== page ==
Nutrients versus nutrition: they seem terribly similar; however, they’re probably one of the most frequently misunderstood words in reefing. Once you comprehend the distinction between nutrition and nutrients, it will certainly transform the way you think about everything that enters the container and out. Nutrients can really indicate a wide variety of things, but often only refer to nitrate and phosphate from the plant world. This is plant food runoff from farming, hydroponics, and water pollution.
Nutrition, however, is food energy, proteins, and mineral resources that contribute to health, growth, reproduction, and disease resistance with organisms or animals like our corals. There are a couple of crucial differences between nutrients and nutrition. The first is that every living organism on Earth needs a source of nutrients, being nitrogen and phosphorus, to survive. That includes our corals as well as the cooperative algae called zooxanthellae that lives within the coral reefs.
Here’s the other essential distinction: the coral reefs, to survive, actually obtains 90 percent of its nutrition from the zooxanthellae that lives within its cells. However, the zooxanthellae isn’t capable of producing nitrogen and phosphorus out of thin air or providing it directly to the coral. So, this is part of that 10 percent that actually really matters, that the zooxanthellae cannot provide. So I mean the zooxanthellae isn’t directly creating nitrogen and phosphorus or nitrate and phosphate and then passing it onto the coral.
However, indirectly, it definitely is. Indirectly, it’s creating energy resources and amino acids that do contain nitrogen and phosphorus and passing that onto the reefs. However, the important distinction here is that it’s the coral that is responsible for acquiring and dispersing the nitrate and phosphate to the zooxanthellae and the coral itself.
So, you can start to see the gap now, that gap between 90 and 100. This means that we know that the coral is actually going to get 90 percent of the nutrition that it needs from the zooxanthellae that lives within its cells. But what about the other 10? Does the 10 percent matter? Well, that 10 percent now we know consists of nitrogen and phosphorus, and we also know that every single living microorganism on the planet needs nitrogen and phosphorus to survive.
So, definitely, it does matter. But it goes beyond that as well. There are things like missing types of amino acids that algae just has a difficult time replicating or cannot at all, and promotes healthy cell production. There are also minerals that usually come from prey. So, that 10 percent that is missing isn’t just a small amount; it’s things that the algae cannot produce at all. In an all-natural strategy to general metabolic health, another important distinction between nutrients and nourishment is that with nutrients or nitrate and phosphate, more is definitely not better. With elevated levels of, say, phosphate, you’ll see slower calcification.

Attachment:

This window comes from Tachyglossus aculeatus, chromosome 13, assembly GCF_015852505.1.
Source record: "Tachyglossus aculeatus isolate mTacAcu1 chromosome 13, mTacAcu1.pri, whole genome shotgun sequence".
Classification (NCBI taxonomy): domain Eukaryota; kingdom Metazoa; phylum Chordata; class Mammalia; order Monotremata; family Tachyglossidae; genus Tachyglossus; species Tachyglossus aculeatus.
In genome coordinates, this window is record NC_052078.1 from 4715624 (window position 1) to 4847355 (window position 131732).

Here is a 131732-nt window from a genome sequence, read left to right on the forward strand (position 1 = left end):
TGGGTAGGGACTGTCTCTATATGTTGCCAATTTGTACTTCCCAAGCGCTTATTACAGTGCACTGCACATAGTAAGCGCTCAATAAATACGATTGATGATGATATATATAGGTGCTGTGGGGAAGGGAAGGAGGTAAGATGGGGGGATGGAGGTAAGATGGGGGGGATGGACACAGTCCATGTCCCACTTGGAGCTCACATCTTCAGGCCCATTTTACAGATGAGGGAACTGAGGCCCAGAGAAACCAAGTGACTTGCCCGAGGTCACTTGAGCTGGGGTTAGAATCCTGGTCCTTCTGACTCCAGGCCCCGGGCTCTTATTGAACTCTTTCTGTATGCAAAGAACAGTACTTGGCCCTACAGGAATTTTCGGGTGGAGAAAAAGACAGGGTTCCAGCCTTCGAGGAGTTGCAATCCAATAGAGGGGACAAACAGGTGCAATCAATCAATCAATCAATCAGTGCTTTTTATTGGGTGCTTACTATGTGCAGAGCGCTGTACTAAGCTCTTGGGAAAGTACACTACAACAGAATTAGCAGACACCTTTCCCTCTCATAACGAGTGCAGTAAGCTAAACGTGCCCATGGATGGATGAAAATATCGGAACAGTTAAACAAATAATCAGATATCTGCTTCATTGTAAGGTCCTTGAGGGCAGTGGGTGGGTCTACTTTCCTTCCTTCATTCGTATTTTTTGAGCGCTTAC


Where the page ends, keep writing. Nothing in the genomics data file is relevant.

The coral will have difficulty laying down additional calcium carbonate crystals for its skeleton. And with elevated levels of both, you’ll also see increased amounts of population or density of zooxanthellae within the coral’s cells, which can lead to bleaching when combined with other stressful events. So, with nutrients or nitrate and phosphate, the correct amount is the best solution. Elevated or unacceptably high nitrate and phosphate in almost any application, including aquaculture, farming, hydroponics, or even just general water quality in the ocean, is all considered polluted water, end of story.
However, with nutrition, more is better. The answer is often yes, to a point. Meaning, if there’s more prey or suspended organic particles for the corals or polyps to catch, there’s more amino acids or other nutritive elements for the reefs or polyps to absorb. It will usually result in better health for the animal. However, I say this to a point because not if it results in polluted water. Meaning, not that there is too much prey in the water, but if that prey isn’t captured and then breaks down into nitrate and phosphate, which is, by definition, pollution.
So, filtration is really a foundation of an overall strategy to heavy nutrition, meaning filling in that ten percent gap that the coral reefs and zooxanthellae can’t produce for itself without polluting the tank. This is also closely connected to the difference in the nutritional values of the ocean as well as in our tanks, why they’re so different, and which one we should be mimicking.